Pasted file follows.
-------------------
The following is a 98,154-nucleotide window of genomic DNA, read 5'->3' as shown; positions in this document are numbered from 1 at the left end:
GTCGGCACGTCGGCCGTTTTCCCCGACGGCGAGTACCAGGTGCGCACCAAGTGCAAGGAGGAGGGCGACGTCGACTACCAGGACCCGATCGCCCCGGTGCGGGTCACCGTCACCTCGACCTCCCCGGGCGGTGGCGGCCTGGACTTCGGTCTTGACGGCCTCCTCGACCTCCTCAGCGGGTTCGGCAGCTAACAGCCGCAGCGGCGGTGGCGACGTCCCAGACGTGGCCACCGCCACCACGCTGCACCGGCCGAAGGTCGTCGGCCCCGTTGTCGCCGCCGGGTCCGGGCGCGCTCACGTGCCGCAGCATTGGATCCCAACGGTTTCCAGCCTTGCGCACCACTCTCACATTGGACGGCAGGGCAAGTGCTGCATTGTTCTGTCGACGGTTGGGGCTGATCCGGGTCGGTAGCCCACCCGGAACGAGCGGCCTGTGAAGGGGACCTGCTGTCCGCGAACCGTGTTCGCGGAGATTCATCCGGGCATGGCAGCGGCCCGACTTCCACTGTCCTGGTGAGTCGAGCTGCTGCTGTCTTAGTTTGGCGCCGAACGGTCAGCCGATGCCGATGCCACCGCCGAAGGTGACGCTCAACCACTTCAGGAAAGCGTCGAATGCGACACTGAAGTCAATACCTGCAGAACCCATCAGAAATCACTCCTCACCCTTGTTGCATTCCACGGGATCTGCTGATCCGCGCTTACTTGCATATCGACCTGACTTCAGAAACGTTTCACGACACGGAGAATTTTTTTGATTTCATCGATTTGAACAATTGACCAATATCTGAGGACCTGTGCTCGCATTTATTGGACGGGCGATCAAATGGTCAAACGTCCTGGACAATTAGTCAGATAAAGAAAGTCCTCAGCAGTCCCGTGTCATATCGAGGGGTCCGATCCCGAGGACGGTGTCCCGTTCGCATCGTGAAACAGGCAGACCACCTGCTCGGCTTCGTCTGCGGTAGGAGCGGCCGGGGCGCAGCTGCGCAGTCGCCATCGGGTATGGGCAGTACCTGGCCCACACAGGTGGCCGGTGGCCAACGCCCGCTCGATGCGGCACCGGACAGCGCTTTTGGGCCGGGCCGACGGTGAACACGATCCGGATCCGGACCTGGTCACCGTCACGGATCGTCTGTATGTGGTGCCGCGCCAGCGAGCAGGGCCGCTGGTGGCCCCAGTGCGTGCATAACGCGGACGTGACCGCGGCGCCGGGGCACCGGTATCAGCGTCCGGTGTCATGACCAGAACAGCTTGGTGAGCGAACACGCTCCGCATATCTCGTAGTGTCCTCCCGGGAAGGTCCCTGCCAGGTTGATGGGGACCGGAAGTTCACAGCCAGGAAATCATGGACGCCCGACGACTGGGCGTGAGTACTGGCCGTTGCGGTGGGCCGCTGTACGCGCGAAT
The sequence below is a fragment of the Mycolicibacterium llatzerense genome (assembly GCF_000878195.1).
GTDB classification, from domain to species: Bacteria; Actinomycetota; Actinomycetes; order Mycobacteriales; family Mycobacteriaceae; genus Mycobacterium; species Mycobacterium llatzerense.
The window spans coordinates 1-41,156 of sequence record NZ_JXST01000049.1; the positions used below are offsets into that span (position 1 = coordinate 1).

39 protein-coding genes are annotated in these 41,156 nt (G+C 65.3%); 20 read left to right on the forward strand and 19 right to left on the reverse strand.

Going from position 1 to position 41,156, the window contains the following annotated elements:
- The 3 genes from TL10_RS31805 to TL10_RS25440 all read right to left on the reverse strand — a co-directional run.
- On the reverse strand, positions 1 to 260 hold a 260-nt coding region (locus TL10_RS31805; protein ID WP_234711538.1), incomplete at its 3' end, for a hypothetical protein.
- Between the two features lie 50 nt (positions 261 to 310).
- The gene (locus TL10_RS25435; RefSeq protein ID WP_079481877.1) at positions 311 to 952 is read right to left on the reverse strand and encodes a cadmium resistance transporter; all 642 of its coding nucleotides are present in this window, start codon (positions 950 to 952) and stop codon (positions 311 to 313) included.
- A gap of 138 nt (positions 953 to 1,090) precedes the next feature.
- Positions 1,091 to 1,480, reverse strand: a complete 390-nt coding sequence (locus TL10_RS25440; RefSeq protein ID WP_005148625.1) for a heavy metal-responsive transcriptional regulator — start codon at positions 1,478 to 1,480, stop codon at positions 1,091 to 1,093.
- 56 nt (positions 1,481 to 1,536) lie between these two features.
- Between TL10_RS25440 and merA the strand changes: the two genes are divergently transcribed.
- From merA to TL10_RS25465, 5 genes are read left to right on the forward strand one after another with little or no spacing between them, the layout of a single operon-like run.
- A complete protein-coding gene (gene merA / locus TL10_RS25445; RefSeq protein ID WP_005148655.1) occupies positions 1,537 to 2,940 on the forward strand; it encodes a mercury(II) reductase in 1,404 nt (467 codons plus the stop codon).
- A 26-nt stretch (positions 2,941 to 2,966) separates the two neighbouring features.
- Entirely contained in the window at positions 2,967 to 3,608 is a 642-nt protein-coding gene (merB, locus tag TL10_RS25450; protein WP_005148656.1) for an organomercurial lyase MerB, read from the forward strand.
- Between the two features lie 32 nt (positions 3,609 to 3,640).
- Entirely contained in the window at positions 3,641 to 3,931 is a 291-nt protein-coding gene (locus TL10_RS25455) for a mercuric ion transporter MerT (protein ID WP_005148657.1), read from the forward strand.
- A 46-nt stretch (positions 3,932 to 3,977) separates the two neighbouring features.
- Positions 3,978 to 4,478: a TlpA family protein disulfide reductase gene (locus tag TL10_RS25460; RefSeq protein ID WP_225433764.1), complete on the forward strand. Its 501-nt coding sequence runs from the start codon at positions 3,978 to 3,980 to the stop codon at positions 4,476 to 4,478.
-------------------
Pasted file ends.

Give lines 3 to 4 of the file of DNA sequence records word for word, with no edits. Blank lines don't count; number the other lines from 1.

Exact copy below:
The sequence below is a fragment of the Mycolicibacterium llatzerense genome (assembly GCF_000878195.1).
GTDB classification, from domain to species: Bacteria; Actinomycetota; Actinomycetes; order Mycobacteriales; family Mycobacteriaceae; genus Mycobacterium; species Mycobacterium llatzerense.